Microsoft, Novell expand Linux deal by up to $100 million

The companies ramp up their existing interoperability deal that gives corporate users a bridge between Windows and Linux.

Mike Ricciuti Staff writer, CNET News
Mike Ricciuti joined CNET in 1996. He is now CNET News' Boston-based executive editor and east coast bureau chief, serving as department editor for business technology and software covered by CNET News, Reviews, and Download.com. E-mail Mike.
Mike Ricciuti

Microsoft on Wednesday extended its existing partnership with Novell with a pledge to pump up to an additional $100 million into the deal.

The companies, which announced an interoperability deal two years ago, said that Microsoft will purchase up to $100 million in certificates that its customers can redeem for Novell's Suse Linux service and support.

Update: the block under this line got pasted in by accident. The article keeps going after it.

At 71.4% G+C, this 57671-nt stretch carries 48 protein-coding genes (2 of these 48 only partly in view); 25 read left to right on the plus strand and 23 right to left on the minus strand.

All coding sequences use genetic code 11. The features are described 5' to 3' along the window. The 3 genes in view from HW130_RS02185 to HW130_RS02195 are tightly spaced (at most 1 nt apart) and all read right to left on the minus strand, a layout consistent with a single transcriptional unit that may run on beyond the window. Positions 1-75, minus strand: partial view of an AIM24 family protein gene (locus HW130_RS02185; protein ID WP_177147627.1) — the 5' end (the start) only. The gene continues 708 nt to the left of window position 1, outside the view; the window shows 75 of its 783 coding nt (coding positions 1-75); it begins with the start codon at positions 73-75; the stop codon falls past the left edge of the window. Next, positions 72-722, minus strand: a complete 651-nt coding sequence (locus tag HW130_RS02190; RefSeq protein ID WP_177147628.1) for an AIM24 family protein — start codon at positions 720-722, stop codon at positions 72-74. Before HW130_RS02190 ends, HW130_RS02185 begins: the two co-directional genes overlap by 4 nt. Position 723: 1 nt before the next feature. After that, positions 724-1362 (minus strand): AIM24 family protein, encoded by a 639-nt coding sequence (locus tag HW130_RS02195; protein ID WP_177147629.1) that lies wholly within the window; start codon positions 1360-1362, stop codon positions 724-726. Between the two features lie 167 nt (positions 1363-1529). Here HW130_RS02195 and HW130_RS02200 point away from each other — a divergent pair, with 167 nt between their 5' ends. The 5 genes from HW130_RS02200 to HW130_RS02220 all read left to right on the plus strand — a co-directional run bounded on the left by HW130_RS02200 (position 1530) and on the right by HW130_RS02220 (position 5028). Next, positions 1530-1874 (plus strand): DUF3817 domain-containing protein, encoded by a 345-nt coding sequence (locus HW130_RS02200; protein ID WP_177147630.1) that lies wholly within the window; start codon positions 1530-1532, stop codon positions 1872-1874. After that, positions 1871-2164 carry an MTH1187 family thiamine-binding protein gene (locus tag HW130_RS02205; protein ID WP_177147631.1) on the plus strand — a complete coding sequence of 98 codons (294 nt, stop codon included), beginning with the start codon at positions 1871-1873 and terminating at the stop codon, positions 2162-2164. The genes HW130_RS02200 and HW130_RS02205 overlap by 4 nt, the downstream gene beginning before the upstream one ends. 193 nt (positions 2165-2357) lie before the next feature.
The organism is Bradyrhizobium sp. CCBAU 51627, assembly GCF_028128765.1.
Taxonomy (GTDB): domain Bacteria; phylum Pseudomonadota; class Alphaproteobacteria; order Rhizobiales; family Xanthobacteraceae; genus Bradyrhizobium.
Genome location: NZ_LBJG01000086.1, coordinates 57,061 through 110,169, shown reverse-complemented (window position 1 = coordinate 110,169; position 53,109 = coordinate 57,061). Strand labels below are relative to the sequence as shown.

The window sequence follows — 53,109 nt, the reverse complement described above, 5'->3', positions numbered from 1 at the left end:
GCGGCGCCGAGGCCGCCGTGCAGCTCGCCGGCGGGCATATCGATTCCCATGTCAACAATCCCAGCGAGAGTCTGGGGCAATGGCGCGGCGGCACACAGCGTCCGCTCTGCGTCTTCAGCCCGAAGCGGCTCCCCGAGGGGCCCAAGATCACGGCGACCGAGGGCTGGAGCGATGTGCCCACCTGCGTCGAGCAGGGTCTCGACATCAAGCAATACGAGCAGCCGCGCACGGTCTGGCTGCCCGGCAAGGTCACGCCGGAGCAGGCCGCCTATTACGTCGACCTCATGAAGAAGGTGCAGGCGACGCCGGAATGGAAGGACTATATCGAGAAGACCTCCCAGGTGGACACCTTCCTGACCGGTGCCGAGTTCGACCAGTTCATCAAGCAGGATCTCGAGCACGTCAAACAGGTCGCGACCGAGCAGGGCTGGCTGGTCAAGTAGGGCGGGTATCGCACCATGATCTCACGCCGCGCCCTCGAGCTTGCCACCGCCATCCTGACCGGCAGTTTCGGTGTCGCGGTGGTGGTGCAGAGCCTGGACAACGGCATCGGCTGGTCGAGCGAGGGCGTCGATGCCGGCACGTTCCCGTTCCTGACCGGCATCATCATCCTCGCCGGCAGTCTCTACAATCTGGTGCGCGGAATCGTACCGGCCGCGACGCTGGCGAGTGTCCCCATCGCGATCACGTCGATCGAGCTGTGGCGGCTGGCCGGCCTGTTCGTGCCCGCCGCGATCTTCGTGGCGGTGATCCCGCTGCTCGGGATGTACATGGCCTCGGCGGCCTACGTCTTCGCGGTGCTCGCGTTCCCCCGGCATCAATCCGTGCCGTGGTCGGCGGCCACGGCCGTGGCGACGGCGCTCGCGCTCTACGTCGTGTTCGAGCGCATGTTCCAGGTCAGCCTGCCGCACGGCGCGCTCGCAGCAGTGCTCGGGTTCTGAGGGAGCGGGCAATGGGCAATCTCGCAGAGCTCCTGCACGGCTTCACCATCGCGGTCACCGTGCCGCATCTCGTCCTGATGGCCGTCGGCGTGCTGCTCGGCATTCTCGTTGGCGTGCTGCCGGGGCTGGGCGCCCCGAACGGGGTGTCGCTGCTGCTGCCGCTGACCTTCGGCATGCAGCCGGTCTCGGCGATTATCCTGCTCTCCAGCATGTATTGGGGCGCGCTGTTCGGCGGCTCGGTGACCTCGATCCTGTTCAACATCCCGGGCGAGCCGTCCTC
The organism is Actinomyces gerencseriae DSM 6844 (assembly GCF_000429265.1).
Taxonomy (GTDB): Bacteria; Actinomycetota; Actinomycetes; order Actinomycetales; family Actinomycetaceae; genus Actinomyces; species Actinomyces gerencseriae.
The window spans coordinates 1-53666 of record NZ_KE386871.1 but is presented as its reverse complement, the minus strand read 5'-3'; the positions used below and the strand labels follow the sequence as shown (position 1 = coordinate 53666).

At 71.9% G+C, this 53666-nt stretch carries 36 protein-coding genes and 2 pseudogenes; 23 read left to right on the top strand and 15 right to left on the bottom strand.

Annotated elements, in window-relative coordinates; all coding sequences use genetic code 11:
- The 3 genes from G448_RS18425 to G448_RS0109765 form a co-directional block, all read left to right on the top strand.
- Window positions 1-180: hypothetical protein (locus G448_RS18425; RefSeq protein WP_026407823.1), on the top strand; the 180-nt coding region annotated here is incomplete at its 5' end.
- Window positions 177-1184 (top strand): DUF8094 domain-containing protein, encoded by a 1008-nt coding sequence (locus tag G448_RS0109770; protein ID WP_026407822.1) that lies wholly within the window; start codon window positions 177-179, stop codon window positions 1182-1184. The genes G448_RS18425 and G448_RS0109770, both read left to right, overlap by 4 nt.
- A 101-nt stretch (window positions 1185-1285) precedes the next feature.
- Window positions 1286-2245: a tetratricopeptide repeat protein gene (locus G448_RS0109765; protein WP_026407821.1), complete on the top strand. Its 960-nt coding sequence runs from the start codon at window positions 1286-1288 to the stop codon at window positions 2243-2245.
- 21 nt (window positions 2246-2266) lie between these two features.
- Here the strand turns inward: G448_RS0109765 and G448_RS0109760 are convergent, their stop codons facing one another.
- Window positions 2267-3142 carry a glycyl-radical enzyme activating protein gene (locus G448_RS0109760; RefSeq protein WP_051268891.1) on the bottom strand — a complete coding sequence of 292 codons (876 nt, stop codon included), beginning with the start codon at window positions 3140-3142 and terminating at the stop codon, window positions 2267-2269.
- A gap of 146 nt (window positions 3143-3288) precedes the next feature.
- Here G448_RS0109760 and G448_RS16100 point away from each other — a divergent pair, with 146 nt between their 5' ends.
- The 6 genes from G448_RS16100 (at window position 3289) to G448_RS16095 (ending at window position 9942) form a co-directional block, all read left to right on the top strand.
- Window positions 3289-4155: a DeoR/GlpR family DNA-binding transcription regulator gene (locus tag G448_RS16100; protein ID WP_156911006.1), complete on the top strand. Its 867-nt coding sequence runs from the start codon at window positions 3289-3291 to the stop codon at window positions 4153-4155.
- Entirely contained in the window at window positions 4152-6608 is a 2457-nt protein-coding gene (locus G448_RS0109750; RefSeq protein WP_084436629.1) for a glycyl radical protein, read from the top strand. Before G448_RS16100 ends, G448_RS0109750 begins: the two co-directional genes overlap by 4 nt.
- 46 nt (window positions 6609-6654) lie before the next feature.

Microsoft CEO Steve Ballmer CNET

The new Microsoft investment will begin in November, the companies said.

The deal is centered on interoperability between Windows Server and Suse Linux Enterprise Server. The original deal, a five-year interoperability partnership inked in November 2006, called for Microsoft to buy $240 million worth of such certificates. Novell said that it has already invoiced more than $157 million in certificate revenue in 18 months.

The companies said that between now and November, they "will solicit customer input and identify aspects of the support programs that will be most useful to organizations running mixed-source environments."

The initial deal between the companies was roundly criticized by open-source advocates as conflicting with licensing provisions. Corporate customers, faced with the realities of making mixed-operating system environments work, have welcomed the deal. Microsoft and Novell said that customers taking advantage of the partnership include BMW, HSBC Holdings, Southwest Airlines, and Wal-Mart.